Hamilton and Texas tearing up the Big 12
AUSTIN, Texas (AP) - After everything went so wrong for the Texas last season, Jordan Hamilton apologized to his teammates.
While there was plenty of blame to go around after the Longhorns went from No. 1 at midseason to one-and-done in the NCAA tournament, the freshman felt he'd been selfish with the ball.
"I was taking bad shots, not playing hard all the time, not understanding how hard you have to play on the college level,'' Hamilton said.
Once the apologies were made, Hamilton not only settled into being a better teammate, he's become the offensive leader on the Longhorns' as they've ripped through the first half of the Big 12 schedule and made a surprising rise to No. 3 in the AP Top 25.
The more mature Hamilton is leading Texas in scoring (18.9 points), rebounding (7.6) and has become a better passer and defender. His 55 assists rank third on the team, just three behind guard Dogus Balbay. Defensively, he helped shut down No. 22 Texas A&M's leading scorer, Khris Middleton, the Aggies' leading scorer, in last week's 69-49 win.
Texas (20-3, 8-0) plays at Oklahoma (12-10, 4-4) Wednesday night. When the teams met in Austin on Jan. 15, Hamilton made five 3-pointers in a 20-point Texas win.
At 6-foot-7, Hamilton is a tough matchup for smaller players on the perimeter and he's big enough to muscle inside to post up defenders. Hamilton has been named Big 12 player of the week three times and will be a strong candidate for player of the year.
"Obviously we know he's a great scorer, and he's a guy that loves to shoot, loves to score,'' Oklahoma coach Jeff Capel said.
That love to score is part of what made things tough for Hamilton last season. When the bad shots started to fly and didn't stop, Hamilton, his coaches and his teammates got frustrated.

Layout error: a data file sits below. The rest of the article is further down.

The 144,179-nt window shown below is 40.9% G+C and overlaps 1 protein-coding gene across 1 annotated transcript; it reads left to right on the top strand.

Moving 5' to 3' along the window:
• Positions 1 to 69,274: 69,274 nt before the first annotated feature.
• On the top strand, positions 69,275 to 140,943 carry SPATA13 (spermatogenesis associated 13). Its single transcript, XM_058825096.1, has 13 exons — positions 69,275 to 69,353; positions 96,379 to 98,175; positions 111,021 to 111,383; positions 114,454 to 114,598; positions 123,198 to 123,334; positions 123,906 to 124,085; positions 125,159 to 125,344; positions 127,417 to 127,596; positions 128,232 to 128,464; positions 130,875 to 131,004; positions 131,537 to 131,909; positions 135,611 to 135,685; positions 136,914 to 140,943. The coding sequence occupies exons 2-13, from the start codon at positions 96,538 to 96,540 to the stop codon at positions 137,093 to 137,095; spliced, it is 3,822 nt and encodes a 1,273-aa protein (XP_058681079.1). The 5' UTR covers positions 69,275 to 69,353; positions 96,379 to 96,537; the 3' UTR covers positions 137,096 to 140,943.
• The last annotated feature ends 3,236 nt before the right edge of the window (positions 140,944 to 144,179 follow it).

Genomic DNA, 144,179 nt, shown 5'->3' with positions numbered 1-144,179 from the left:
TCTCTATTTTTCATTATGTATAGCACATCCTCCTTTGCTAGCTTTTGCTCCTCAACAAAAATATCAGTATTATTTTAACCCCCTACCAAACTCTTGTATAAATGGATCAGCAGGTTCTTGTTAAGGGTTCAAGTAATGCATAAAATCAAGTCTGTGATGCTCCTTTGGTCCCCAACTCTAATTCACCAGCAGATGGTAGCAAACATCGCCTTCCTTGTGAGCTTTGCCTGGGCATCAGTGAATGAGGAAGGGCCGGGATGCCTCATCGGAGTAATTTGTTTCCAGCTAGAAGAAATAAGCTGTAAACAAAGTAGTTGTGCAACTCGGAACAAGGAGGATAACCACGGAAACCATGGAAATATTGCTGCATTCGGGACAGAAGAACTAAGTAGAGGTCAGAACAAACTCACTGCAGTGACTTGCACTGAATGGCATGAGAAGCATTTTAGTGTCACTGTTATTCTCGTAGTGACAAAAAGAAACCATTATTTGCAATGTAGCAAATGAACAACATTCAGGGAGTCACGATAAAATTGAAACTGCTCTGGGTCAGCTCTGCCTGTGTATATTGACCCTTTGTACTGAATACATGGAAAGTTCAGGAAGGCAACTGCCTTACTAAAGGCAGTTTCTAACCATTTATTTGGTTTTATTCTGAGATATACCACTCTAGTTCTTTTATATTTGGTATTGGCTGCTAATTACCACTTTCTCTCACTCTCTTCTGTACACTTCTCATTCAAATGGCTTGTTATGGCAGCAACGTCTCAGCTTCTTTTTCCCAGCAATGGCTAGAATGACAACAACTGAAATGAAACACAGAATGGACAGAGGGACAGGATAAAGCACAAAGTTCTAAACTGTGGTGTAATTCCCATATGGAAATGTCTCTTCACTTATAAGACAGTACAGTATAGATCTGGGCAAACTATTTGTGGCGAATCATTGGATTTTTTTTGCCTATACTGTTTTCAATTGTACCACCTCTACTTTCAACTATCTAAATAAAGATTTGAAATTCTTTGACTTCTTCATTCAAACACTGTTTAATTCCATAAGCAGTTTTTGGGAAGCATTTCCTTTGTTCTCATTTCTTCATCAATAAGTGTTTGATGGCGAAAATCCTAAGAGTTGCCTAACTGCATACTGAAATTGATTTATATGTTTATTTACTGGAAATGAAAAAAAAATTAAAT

After the season ended, Hamilton needed to have some heart-to-heart talks with his teammates.
"I think last year, people had the sense that he was a selfish guy,'' senior forward Gary Johnson said. "He wanted to let it be known he's far from that.
"From time to time, he still gets a little trigger happy,'' Johnson joked. "But when you score that easy, it comes easy to shoot like that. From time to time, we have to give him a look like 'Hey, I'm open.'''
Hamilton was a standout player in high school in Compton, Calif., and committed to Texas without visiting campus. But he missed playing his senior season because had been declared ineligible by California officials. Hamilton had essentially flunked ninth grade - he wasn't diagnosed with a learning disorder until 11th grade - and was told he had used up his high school eligibility.
After working to make sure he could get the grades up to be eligible to play in college, his eligibility was held up by the NCAA clearinghouse. Still, Hamilton missed valuable time over that summer working out and getting to know his Texas teammates.
And when he got here, the 1,400 miles between Austin and Los Angeles seemed much farther.
"It was tough on me, not know who's who and what guys are about. You know California and Texas guys are much different,'' Hamilton said.
Hamilton wasn't the only problem. Texas players say team chemistry in general was bad. After rising to No. 1 for the first time in program history, Texas started losing so often that the Longhorns were unranked in just a few weeks.
Hamilton's offseason of reconciliation with his teammates included some self-evaluation.
"I got a chance to talk to a lot of people,'' Hamilton said. "Ron Artest. Lamar Odom. They told me on offense, be patient. Take a dribble or two to get my shot off. Post up. And defensively, shut my man down.''
Texas coach Rick Barnes immediately noticed the difference.
"He took a hard look and said, 'I'm a lot better than this. I want to be better,''' Barnes said. "He's worked hard on defense. I don't think he wants to be the weak link.''
The Longhorns are off to their best start in the Big 12 and hold a one-game lead over No. 2 Kansas. Hamilton scored 17 in Texas' 74-63 win over the Jayhawks that snapped Kansas' 69-game home winning streak.
That game caused some to question whether Hamilton had matured as much as he says he has. Texas was trying to protect a late lead when television cameras captured Barnes and Hamilton yelling at each other after a mix-up nearly caused a turnover.
The player and coach both dismiss it as two people trying to talk to each other in a loud arena. It certainly didn't damage their relationship. Hamilton has remained Texas' go-to scorer.
"I think everybody on our team has a their own unique personality,'' Barnes said. "I like the fact that he cares.''
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